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08 March 2021

US Markets Remain Cautious

Rishi Sunak’s Budget has helped the FTSE 100 rise at a modest rate throughout last week, up 1.52%, as the UK firms expected to benefit most from the budget and relaxed lockdown conditions were the main performance drivers. The budget provided some fiscal certainty by promising continued support for UK businesses throughout the pandemic, including an extension of the furlough scheme, no change in VAT rates or Income Tax, and no immediate raise in Corporation Tax. The market seemed to digest the news quite positively, with the FTSE 100 holding up well compared to the US and other global indices.
 
The extension of the stamp duty holiday and the recent introduction of a 95% help to buy mortgage, has shown UK housebuilders to be the most obvious beneficiaries of the proposed government plans. York-based housebuilder Persimmon recorded the top performance across the FTSE 100, rising 12.16%, kicked off by a resilient earnings report earlier on in the week and a further boost from the budget. As the government plan to turn ‘generation rent’ into ‘generation buy’, it will be interesting to see how Persimmon performs against competitors Taylor Wimpey and Barratt, who were also in the top 10 risers last week.
 
In US markets, sentiment has remained cautious as all eyes were on Federal Reserve (Fed) Chair Jerome Powell for any remarks addressing the sell-off in bonds and concerns around inflation. However, the pressure on US equities that arose from the rise in bond yields was not the only factor that has left investors seeking Powell’s reassurance. The fixed-income market awaits comment surrounding a policy known as the “Supplementary Leverage Ratio” (SLR), which the large US banks have benefited from a regulatory break since last March, but is due to expire at the end of this month. If the Fed does not extend the break, banks will essentially have to hold more capital against their treasury bonds and deposits stored with the Fed. A discontinued SLR break could cause banks to reduce their exposure to government debt while also decreasing funding available to other market participants to purchase bonds. This would bring increased volatility to the bond market, and as seen in recent weeks, would have a knock-on effect to equities. Although only one factor in a mixture of market anxiety, investors will want the Fed to address this sooner rather than later.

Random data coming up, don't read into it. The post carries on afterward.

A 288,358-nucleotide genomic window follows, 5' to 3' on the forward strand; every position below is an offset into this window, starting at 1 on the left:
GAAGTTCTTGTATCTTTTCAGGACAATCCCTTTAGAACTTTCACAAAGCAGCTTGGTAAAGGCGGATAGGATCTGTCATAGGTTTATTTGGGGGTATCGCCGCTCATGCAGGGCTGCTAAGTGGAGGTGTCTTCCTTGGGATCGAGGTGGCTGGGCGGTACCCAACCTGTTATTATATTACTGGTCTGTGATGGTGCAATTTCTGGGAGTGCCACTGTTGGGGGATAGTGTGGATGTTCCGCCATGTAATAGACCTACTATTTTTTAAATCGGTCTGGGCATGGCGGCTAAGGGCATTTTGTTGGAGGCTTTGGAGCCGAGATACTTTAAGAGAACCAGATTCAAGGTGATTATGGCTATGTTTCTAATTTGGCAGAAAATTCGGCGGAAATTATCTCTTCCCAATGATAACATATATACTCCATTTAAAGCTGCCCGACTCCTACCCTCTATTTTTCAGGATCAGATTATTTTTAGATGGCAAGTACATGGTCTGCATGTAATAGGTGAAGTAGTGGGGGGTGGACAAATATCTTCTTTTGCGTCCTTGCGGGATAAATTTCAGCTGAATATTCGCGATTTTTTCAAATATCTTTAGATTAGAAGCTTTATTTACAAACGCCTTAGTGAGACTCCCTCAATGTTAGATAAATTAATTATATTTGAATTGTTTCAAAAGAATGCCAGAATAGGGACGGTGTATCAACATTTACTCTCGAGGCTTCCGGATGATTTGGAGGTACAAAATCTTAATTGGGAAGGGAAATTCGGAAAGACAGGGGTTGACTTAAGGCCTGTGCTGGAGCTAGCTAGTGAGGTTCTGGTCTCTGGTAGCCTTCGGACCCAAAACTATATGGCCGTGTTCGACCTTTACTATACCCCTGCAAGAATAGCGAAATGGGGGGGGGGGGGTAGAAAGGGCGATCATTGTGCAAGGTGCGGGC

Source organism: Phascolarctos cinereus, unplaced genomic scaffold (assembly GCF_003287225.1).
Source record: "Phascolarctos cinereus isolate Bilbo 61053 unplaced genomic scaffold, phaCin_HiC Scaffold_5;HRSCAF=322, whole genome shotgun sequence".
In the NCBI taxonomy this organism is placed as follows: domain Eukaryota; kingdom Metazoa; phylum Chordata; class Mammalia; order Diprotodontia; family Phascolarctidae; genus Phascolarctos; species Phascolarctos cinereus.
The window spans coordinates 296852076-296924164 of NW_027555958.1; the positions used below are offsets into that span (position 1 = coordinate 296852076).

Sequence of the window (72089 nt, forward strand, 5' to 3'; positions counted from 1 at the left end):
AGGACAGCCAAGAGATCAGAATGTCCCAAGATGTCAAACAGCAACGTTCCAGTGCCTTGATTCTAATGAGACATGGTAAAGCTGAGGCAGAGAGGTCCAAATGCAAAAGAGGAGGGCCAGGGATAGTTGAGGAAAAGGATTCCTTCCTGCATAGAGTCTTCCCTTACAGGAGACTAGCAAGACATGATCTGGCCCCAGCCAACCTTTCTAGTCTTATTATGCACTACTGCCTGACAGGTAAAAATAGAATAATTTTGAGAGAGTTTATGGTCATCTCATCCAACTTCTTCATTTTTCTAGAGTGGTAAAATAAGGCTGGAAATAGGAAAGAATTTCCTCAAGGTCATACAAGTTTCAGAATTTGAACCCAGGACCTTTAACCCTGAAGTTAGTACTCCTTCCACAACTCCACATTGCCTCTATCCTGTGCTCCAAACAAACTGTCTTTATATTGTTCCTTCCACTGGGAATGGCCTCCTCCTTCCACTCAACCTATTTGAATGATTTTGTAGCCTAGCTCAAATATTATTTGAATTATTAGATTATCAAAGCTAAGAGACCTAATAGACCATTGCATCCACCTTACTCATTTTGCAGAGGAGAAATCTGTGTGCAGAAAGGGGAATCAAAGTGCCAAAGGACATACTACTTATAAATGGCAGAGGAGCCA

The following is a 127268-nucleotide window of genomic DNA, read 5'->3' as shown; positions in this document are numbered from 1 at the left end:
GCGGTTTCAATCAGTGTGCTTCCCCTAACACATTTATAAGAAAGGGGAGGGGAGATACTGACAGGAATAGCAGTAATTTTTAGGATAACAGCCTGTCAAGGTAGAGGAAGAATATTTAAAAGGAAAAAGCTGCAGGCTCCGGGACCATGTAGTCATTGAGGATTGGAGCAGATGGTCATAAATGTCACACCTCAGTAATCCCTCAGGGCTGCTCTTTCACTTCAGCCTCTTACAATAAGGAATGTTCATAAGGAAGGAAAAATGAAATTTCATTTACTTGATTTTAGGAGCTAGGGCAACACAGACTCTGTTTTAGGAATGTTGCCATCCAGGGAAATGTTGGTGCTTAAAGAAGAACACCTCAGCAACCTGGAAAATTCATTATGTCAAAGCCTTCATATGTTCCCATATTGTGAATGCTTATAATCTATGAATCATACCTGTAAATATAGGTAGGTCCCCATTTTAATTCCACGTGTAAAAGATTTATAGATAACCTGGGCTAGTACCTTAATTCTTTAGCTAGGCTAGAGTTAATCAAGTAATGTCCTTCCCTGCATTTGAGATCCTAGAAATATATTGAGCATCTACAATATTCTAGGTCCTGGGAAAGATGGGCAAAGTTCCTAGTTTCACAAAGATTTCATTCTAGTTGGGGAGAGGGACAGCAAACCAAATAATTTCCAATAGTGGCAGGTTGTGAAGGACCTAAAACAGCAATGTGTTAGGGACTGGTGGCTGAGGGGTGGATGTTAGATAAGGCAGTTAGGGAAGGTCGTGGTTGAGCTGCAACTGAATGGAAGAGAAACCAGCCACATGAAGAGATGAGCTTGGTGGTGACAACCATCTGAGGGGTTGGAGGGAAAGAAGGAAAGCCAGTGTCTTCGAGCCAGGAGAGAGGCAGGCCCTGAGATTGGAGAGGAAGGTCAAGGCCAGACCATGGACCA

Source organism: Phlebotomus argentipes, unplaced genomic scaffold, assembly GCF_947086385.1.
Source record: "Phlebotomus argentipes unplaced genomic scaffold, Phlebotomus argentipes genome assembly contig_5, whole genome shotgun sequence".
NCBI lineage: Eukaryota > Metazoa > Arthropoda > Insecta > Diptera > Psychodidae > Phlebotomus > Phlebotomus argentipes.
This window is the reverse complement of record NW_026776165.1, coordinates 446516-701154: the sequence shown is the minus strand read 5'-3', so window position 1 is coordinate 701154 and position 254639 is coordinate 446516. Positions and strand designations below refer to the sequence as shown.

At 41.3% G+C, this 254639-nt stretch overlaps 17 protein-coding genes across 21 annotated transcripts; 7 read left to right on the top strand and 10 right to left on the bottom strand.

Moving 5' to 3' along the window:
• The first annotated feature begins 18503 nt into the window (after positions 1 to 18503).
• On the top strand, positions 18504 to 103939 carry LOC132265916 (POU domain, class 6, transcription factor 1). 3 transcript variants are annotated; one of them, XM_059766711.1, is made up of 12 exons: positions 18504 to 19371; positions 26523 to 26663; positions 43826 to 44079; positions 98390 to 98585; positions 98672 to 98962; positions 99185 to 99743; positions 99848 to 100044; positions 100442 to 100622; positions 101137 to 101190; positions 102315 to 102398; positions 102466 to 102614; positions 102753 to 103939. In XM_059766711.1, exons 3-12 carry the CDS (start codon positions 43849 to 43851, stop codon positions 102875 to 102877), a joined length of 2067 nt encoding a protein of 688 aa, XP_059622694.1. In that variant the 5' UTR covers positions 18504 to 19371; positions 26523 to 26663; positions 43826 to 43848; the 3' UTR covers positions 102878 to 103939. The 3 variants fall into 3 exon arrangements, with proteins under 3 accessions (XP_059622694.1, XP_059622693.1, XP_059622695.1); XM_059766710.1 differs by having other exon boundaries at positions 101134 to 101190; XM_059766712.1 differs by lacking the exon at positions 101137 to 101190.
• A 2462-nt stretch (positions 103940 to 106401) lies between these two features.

The Nasdaq and S&P 500 have felt the tension, down -4.56% and -1.90% after Powell’s comments towards the end of the week. The speech reiterated the Fed’s stance and did little calm inflation nerves, although, Powell mentioned the move in bond yields had “caught his eye” and he would be monitoring any tightening of financial conditions that threatens the achievement of the Fed’s goals. Unsurprisingly, the tech-concentrated Nasdaq saw the largest drop last week – now down 10% from its all-time high in February - with tech companies facing a rotation into cyclical stocks and the potential impact higher rates would have on valuations, which are heavily weighted on future earnings.
 
On the other side of the pacific, a major reconstruction of the Hang Seng index is set to reduce the weighting of state-owned enterprises and financial firms to include a wider scope of Chinese companies – especially the evolving technology industry. The aim is to make the Hang Seng a more attractive index to benchmark against and address its underperformance over previous years. Weightings for all shares will now be capped at 8% rather than 10% and will be selected based on their sector. At least 20 Hong Kong companies are required to be featured in order to maintain the local status, but the companies set to be added will better reflect the influx of mainland companies using Hong Kong as their preference to list shares. Despite the positive news for those invested in the Hang Seng index, it declined -1.28% last week.
 
Please note that investments and income arising from them can fall as well as rise in value. This communication is for information only and does not constitute a recommendation to buy or sell the shares of the investments mentioned.
US Markets Remain Cautious
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